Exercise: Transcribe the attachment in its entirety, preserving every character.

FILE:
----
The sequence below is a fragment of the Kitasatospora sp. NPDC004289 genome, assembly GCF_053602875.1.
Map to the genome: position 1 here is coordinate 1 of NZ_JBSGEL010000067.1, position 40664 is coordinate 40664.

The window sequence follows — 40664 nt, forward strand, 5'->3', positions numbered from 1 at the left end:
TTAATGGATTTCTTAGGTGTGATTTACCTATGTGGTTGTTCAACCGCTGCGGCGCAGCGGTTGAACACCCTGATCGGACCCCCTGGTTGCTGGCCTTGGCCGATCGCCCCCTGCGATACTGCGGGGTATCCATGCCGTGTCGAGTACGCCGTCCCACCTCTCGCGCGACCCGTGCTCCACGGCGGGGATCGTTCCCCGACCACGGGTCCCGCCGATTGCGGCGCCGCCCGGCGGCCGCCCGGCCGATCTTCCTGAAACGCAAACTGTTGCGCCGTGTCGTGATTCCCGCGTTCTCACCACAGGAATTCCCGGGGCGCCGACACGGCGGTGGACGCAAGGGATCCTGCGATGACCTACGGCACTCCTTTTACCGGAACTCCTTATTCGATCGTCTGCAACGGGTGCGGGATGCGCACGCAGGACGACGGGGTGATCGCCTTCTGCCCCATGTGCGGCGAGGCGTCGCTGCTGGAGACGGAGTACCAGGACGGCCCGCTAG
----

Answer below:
The sequence below is a fragment of the Kitasatospora sp. NPDC004289 genome, assembly GCF_053602875.1.
Map to the genome: position 1 here is coordinate 1 of NZ_JBSGEL010000067.1, position 40664 is coordinate 40664.

The window sequence follows — 40664 nt, forward strand, 5'->3', positions numbered from 1 at the left end:
TTAATGGATTTCTTAGGTGTGATTTACCTATGTGGTTGTTCAACCGCTGCGGCGCAGCGGTTGAACACCCTGATCGGACCCCCTGGTTGCTGGCCTTGGCCGATCGCCCCCTGCGATACTGCGGGGTATCCATGCCGTGTCGAGTACGCCGTCCCACCTCTCGCGCGACCCGTGCTCCACGGCGGGGATCGTTCCCCGACCACGGGTCCCGCCGATTGCGGCGCCGCCCGGCGGCCGCCCGGCCGATCTTCCTGAAACGCAAACTGTTGCGCCGTGTCGTGATTCCCGCGTTCTCACCACAGGAATTCCCGGGGCGCCGACACGGCGGTGGACGCAAGGGATCCTGCGATGACCTACGGCACTCCTTTTACCGGAACTCCTTATTCGATCGTCTGCAACGGGTGCGGGATGCGCACGCAGGACGACGGGGTGATCGCCTTCTGCCCCATGTGCGGCGAGGCGTCGCTGCTGGAGACGGAGTACCAGGACGGCCCGCTAG